HC Deb 12 February 1821 vol 4 cc579-80
Sir R. Wilson

rose to present a petition from the Journeyman Rope Makers of the metropolis, signed by 700 individuals. The petitioners stilted the deep distress into which they were plunged in consequence of the application of machinery to certain branches of their profession. By the introduction of machinery into the trade, two-thirds of the workmen formerly employed were prevented from earning a livelihood. The machine of which they complained was called "The Devil," which, with the assistance of six or seven men, performed the same quantity of work, which previously occupied ninety-seven. The petitioners stated that the work so done, was extremely imperfect, and would of course injure the character of that manufacture in foreign countries. In conclusion, the petitioners expressed a wish to place this "devil" in more immediate connexion with the chancellor of the exchequer—to whom they recommended the propriety of laying a tax on it. The question for the consideration of the House was, whether the present system of extreme taxation could be continued? whether a competition in trade and commerce could be hoped for, when the burdens of this kingdom were so great, while other countries were in a state of growing prosperity? If some efficient measures were not taken, the time must come when they would behold the greatest of all possible calamities, not only a suffering, but an idle people.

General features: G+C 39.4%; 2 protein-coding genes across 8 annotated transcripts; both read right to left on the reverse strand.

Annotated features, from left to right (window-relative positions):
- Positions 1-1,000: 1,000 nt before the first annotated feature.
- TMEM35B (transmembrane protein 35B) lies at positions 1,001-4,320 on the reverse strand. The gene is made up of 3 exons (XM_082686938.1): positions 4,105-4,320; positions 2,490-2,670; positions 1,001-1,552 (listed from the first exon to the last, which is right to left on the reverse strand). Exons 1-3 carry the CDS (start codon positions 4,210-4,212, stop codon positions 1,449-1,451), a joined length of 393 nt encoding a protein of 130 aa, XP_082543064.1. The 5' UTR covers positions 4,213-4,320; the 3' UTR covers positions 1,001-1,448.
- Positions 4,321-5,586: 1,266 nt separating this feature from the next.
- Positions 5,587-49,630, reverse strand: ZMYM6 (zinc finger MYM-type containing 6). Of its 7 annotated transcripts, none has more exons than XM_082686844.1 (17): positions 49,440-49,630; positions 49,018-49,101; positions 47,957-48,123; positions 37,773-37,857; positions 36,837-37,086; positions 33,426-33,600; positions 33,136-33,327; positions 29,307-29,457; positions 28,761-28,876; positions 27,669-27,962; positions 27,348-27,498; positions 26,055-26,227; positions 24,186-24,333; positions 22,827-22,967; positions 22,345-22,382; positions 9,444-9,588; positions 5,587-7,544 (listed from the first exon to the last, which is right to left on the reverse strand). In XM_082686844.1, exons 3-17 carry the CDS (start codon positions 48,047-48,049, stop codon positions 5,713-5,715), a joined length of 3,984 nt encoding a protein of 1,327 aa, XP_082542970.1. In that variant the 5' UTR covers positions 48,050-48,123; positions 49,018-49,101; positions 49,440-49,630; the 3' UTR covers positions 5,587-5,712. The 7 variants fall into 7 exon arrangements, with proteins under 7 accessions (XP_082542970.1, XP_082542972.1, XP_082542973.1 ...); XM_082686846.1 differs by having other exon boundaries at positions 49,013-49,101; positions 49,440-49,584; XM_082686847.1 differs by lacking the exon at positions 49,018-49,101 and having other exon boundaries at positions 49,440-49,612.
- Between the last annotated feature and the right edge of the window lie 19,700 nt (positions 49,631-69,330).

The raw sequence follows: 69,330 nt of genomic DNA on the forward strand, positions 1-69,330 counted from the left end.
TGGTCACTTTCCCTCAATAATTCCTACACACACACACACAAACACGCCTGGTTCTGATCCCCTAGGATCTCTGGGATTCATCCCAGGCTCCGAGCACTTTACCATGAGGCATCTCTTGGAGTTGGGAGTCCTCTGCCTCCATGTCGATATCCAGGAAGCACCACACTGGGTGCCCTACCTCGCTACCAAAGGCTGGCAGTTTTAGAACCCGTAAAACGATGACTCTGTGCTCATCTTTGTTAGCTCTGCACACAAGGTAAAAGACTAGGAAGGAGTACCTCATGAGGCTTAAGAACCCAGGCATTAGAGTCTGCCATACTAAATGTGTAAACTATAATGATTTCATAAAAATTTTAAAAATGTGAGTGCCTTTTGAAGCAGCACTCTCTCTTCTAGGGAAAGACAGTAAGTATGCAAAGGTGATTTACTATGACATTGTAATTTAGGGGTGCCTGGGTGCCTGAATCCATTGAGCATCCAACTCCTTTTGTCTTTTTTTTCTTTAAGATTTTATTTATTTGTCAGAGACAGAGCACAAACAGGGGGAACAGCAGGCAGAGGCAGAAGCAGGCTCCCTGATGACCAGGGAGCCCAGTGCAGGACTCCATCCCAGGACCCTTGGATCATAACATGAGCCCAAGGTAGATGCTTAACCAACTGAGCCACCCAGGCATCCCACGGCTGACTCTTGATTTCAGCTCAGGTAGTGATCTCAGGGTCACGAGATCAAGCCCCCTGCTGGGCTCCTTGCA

Mr. Curwen

observed, that on a former occasion, when a petition was presented remonstrating against the undue use of machinery, and praying for a restraint upon it, a long discussion had taken place, in the course of which, it appeared to be the unanimous opinion of all the most intelligent members of the House, that the discouragement of machinery would be highly injurious to the country; an opinion in which he believed the petitioners themselves afterwards concurred.

Ordered to lie on the table.